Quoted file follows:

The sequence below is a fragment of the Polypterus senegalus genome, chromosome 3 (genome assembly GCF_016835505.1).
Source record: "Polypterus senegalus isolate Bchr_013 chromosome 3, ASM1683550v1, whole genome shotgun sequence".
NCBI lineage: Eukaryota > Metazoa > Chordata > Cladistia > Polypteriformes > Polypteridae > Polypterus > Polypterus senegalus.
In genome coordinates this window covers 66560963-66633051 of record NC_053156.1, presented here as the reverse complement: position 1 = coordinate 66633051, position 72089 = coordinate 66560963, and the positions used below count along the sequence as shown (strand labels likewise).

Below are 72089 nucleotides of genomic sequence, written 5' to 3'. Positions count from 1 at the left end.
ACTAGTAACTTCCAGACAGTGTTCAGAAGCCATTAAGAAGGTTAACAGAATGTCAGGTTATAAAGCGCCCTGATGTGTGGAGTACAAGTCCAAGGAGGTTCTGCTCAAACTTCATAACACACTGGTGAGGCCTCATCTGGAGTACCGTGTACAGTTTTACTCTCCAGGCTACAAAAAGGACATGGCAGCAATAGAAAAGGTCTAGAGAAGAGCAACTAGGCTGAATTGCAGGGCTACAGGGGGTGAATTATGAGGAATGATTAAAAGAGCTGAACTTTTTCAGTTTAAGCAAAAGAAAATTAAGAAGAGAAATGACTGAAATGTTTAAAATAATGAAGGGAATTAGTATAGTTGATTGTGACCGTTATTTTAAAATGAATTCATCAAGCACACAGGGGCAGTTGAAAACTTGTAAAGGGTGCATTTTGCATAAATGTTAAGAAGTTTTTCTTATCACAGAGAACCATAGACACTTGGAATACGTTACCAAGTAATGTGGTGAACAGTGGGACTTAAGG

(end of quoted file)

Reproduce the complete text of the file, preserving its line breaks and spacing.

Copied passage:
The sequence below is a fragment of the Polypterus senegalus genome, chromosome 3 (genome assembly GCF_016835505.1).
Source record: "Polypterus senegalus isolate Bchr_013 chromosome 3, ASM1683550v1, whole genome shotgun sequence".
NCBI lineage: Eukaryota > Metazoa > Chordata > Cladistia > Polypteriformes > Polypteridae > Polypterus > Polypterus senegalus.
In genome coordinates this window covers 66560963-66633051 of record NC_053156.1, presented here as the reverse complement: position 1 = coordinate 66633051, position 72089 = coordinate 66560963, and the positions used below count along the sequence as shown (strand labels likewise).

Below are 72089 nucleotides of genomic sequence, written 5' to 3'. Positions count from 1 at the left end.
ACTAGTAACTTCCAGACAGTGTTCAGAAGCCATTAAGAAGGTTAACAGAATGTCAGGTTATAAAGCGCCCTGATGTGTGGAGTACAAGTCCAAGGAGGTTCTGCTCAAACTTCATAACACACTGGTGAGGCCTCATCTGGAGTACCGTGTACAGTTTTACTCTCCAGGCTACAAAAAGGACATGGCAGCAATAGAAAAGGTCTAGAGAAGAGCAACTAGGCTGAATTGCAGGGCTACAGGGGGTGAATTATGAGGAATGATTAAAAGAGCTGAACTTTTTCAGTTTAAGCAAAAGAAAATTAAGAAGAGAAATGACTGAAATGTTTAAAATAATGAAGGGAATTAGTATAGTTGATTGTGACCGTTATTTTAAAATGAATTCATCAAGCACACAGGGGCAGTTGAAAACTTGTAAAGGGTGCATTTTGCATAAATGTTAAGAAGTTTTTCTTATCACAGAGAACCATAGACACTTGGAATACGTTACCAAGTAATGTGGTGAACAGTGGGACTTAAGG